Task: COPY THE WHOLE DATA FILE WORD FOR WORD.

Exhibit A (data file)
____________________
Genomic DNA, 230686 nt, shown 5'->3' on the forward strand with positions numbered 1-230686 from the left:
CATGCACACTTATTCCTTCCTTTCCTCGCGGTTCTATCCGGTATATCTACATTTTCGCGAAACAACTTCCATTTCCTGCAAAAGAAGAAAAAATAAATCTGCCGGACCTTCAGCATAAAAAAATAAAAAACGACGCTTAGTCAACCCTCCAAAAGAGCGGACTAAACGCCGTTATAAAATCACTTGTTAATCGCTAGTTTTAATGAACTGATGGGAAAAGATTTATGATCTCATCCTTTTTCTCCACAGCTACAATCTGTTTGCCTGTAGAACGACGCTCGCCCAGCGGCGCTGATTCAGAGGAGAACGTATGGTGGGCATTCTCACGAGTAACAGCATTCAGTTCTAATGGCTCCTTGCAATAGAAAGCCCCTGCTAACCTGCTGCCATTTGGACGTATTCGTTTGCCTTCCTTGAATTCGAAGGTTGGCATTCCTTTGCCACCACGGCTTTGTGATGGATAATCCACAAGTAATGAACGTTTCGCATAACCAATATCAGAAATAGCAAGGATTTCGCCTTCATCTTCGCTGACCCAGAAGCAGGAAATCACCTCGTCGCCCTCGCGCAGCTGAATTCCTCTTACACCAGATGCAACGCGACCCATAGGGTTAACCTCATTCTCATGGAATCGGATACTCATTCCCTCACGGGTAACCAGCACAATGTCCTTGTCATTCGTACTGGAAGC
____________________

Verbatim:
Genomic DNA, 230686 nt, shown 5'->3' on the forward strand with positions numbered 1-230686 from the left:
CATGCACACTTATTCCTTCCTTTCCTCGCGGTTCTATCCGGTATATCTACATTTTCGCGAAACAACTTCCATTTCCTGCAAAAGAAGAAAAAATAAATCTGCCGGACCTTCAGCATAAAAAAATAAAAAACGACGCTTAGTCAACCCTCCAAAAGAGCGGACTAAACGCCGTTATAAAATCACTTGTTAATCGCTAGTTTTAATGAACTGATGGGAAAAGATTTATGATCTCATCCTTTTTCTCCACAGCTACAATCTGTTTGCCTGTAGAACGACGCTCGCCCAGCGGCGCTGATTCAGAGGAGAACGTATGGTGGGCATTCTCACGAGTAACAGCATTCAGTTCTAATGGCTCCTTGCAATAGAAAGCCCCTGCTAACCTGCTGCCATTTGGACGTATTCGTTTGCCTTCCTTGAATTCGAAGGTTGGCATTCCTTTGCCACCACGGCTTTGTGATGGATAATCCACAAGTAATGAACGTTTCGCATAACCAATATCAGAAATAGCAAGGATTTCGCCTTCATCTTCGCTGACCCAGAAGCAGGAAATCACCTCGTCGCCCTCGCGCAGCTGAATTCCTCTTACACCAGATGCAACGCGACCCATAGGGTTAACCTCATTCTCATGGAATCGGATACTCATTCCCTCACGGGTAACCAGCACAATGTCCTTGTCATTCGTACTGGAAGC